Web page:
Being a French colony, a number of royal edicts governed the slave system in Haiti. However, the slave system in Haiti took a very dark turn following the 1914 invasion.
Although Woodrow Wilson is labeled as the man behind Haiti invasion at that time. He did not force Haiti to become a slave economy, but a national bank that wanted to rule Haiti is to blame. The main culprit behind reputation of Haiti as a slave economy was The Citibank, formerly known as National Citibank.
Decades of diplomatic correspondence and other records demonstrate that the long occupation of Haiti began with a drumbeat from the bank that would later become Citigroup.
Reportedly, The New York Times‘ review of decades worth of diplomatic correspondence, financial reports, and archival documents has confirmed that, despite the official justifications, Wall Street, particularly The Citibank, was actively pushing the Woodrow Wilson administration to intervene and seize control of Haiti in order to ‘protect’ its sovereignty.
The Wilson administration ordered the invasion of Haiti. However, in this mad run, the Americans pushed the French out of the way under intense pressure from National Citibank, Citigroup’s predecessor, and took over as the main force in Haiti’s economy for the ensuing decades.
Haiti: The Brutal Citibank
Haiti’s democratic parliament was dissolved at gunpoint by US military. Thousands of people were slained. In return, for more than 30 years, Citigroup managed Haiti’s finances, shipping a large portion of its profits to bankers in New York while leaving behind a nation so impoverished that the farmers who helped generate the profits frequently subsisted on a diet “close to starvation level,”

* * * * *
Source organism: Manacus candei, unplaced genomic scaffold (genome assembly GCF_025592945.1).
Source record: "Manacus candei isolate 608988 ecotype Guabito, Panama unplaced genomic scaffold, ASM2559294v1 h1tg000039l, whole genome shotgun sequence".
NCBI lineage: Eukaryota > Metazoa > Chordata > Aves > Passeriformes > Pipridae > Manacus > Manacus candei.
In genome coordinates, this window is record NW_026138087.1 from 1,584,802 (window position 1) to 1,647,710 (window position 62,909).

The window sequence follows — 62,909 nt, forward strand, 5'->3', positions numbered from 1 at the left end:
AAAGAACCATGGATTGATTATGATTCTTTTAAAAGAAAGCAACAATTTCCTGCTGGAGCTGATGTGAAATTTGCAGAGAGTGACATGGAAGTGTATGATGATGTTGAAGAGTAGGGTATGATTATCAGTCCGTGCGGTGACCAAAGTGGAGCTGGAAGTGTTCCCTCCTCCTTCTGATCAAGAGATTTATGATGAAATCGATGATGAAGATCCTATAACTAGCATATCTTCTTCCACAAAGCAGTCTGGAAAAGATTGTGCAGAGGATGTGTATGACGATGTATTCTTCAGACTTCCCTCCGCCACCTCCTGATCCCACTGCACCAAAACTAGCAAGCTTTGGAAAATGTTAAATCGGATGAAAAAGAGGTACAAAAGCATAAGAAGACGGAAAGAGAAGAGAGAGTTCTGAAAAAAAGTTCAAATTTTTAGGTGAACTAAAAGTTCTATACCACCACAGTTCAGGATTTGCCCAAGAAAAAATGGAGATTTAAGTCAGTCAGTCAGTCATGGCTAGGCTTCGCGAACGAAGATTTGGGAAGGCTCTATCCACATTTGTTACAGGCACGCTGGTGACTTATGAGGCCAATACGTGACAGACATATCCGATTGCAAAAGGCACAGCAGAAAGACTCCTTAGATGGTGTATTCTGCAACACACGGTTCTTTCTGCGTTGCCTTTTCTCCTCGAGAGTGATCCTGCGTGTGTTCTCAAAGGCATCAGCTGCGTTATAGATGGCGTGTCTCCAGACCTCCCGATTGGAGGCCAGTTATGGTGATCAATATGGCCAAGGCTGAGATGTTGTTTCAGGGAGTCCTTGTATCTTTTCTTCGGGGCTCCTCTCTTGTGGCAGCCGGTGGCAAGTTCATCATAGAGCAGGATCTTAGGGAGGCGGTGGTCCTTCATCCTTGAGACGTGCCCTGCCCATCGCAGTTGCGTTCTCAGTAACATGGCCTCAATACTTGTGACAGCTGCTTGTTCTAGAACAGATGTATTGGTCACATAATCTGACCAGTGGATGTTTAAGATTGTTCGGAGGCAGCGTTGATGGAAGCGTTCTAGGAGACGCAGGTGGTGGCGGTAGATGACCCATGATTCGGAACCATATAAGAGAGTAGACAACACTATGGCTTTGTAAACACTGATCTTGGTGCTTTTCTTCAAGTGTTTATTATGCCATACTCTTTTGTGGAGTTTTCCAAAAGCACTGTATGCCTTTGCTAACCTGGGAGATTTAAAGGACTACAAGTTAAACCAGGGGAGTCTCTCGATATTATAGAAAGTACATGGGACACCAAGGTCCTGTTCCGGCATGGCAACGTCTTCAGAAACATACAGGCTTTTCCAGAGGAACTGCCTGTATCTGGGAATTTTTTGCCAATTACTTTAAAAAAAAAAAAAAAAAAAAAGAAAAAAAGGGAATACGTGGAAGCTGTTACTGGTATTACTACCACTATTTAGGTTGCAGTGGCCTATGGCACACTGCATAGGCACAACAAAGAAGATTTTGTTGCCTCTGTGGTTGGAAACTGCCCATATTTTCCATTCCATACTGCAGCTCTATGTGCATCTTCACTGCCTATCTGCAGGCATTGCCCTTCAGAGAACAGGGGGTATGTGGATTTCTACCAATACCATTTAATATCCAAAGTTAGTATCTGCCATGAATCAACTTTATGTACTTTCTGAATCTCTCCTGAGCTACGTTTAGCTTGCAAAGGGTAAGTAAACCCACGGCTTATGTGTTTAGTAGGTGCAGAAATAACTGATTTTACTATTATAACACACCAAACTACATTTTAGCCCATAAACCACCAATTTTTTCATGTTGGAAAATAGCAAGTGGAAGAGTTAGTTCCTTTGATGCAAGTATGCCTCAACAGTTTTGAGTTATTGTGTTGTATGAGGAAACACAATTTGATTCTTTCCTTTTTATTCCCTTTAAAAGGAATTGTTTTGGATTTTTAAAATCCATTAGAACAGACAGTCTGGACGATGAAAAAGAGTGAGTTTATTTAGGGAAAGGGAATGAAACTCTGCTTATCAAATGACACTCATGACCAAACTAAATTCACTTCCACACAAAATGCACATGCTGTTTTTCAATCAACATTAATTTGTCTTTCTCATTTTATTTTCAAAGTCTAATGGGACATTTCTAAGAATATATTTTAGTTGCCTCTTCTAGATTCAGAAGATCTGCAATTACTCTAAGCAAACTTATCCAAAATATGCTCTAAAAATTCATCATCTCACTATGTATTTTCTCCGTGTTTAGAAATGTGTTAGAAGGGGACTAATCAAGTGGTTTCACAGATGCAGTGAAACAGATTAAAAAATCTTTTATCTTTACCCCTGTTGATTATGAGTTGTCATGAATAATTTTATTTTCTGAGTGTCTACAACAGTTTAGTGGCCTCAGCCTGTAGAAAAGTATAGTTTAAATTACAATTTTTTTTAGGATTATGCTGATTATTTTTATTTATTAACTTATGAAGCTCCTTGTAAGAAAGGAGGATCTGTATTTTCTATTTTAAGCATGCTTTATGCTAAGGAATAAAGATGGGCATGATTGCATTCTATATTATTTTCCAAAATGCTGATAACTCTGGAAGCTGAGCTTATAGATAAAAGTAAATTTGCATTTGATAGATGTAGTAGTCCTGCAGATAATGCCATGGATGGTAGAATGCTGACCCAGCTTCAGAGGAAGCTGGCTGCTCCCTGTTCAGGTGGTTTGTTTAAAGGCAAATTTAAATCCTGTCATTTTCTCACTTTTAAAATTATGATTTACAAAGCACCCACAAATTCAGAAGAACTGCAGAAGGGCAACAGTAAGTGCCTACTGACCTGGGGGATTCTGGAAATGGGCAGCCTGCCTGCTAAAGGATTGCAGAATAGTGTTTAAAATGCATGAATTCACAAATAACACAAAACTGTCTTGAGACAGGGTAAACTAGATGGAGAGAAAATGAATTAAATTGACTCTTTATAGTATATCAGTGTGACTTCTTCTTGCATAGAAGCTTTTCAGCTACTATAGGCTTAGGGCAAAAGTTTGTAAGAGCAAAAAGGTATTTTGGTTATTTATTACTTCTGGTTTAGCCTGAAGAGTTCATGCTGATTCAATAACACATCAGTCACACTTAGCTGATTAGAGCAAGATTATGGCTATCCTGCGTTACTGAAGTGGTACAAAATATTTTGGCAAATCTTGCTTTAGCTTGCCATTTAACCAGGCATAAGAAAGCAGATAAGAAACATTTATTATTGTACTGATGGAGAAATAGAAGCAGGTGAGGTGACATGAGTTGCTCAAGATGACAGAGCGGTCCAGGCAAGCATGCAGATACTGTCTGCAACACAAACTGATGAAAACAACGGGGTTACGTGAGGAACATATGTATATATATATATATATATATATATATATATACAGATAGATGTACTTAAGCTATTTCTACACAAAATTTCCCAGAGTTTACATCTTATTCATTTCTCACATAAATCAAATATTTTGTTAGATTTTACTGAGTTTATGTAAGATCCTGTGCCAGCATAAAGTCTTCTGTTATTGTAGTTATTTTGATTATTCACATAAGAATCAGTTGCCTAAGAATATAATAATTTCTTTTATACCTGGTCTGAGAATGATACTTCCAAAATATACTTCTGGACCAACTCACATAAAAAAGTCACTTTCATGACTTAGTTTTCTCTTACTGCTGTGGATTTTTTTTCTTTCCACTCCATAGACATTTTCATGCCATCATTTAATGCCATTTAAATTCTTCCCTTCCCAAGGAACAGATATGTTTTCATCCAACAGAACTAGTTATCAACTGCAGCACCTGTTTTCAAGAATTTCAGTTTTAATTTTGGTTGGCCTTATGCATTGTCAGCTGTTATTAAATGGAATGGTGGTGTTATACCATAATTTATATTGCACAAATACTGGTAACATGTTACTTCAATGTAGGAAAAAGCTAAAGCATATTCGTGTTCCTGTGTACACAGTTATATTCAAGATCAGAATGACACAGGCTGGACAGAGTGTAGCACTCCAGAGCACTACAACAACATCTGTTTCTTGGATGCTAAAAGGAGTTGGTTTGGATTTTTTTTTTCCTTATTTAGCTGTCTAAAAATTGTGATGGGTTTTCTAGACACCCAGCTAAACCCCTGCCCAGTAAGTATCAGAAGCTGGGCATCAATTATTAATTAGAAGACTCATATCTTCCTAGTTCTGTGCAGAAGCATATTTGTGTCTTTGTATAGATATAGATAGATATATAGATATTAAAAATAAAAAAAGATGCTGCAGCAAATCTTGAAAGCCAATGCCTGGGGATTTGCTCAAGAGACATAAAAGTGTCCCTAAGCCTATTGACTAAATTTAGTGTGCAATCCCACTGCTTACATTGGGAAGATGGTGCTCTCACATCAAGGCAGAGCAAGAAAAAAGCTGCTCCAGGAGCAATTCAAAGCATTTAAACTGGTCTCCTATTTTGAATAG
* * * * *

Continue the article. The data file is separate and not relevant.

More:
The US stole $500,000 from the Haitian National Bank in December of 1914 for safe-keeping in New York where the National Citibank is suspectedly also headquartered, thus giving the United States control of the bank.
As a result, Haitians were resorted to slavery and forced labour. Significant parcels of Haitian land were also sold to U.S. companies.
Read More: It’s Gangs vs. Police vs. Henry in Haiti. And Haiti is the biggest loser in this
The war of influence ravaged Haiti
Americans used most of this newly formed forced labor, with soldiers tying up civilians in ropes, making them work for no pay, and shooting those who tried to flee.
Haiti had French influence before Citigroup and the US invaded. Because Haiti was a French colony, it was only natural that French bankers had offered dangling loans to Haitians.
They were the sole party to collect commissions, interest, and fees. These were the exact points where Citibank wanted its influence.
The French still exerted sway in Haiti, but in 1910, the invaders saw an opening to gain a foothold: the reshuffling of Haiti’s national bank.
The bank was just national in the name. It was established in 1880 by the French bank Crédit Industriel et Commercial to generate enormous profits for its French investors and shareholders. It was run by its board from Paris.
Investors from France and Germany rushed to restructure the national bank under new European ownership as Haitians’ mistrust over the bank was at an all-time high.
The proposal, according to the US State Department, posed a grave danger to both the US and the independence and welfare of the Haitian people.
Numerous presidents were assassinated between 1911 and 1914, according to this timeline. Then, the invasion finally occurred.
In the invasion, White house started controlling Haiti’s administration. Whereas, Citigroup which persuaded the invasion and won all of its finance.
Read More: Biden’s ‘brand new parole program’ fails both Haitians and Americans
You find such information rarely because the bank doesn’t want such information to be discussed. But this was crony capitalism in a brutal manner.
Citigroup didn’t push for the invasion of Haiti because the country was in some sort of dire economic need. Rather, it did so to expand its influence abroad at a time when American industries were booming. On the other hand, America wanted to avoid having colonisers settle in its backyard as WW1 had just started. But all of this turned Haiti into a total slave economy.
Leave a Reply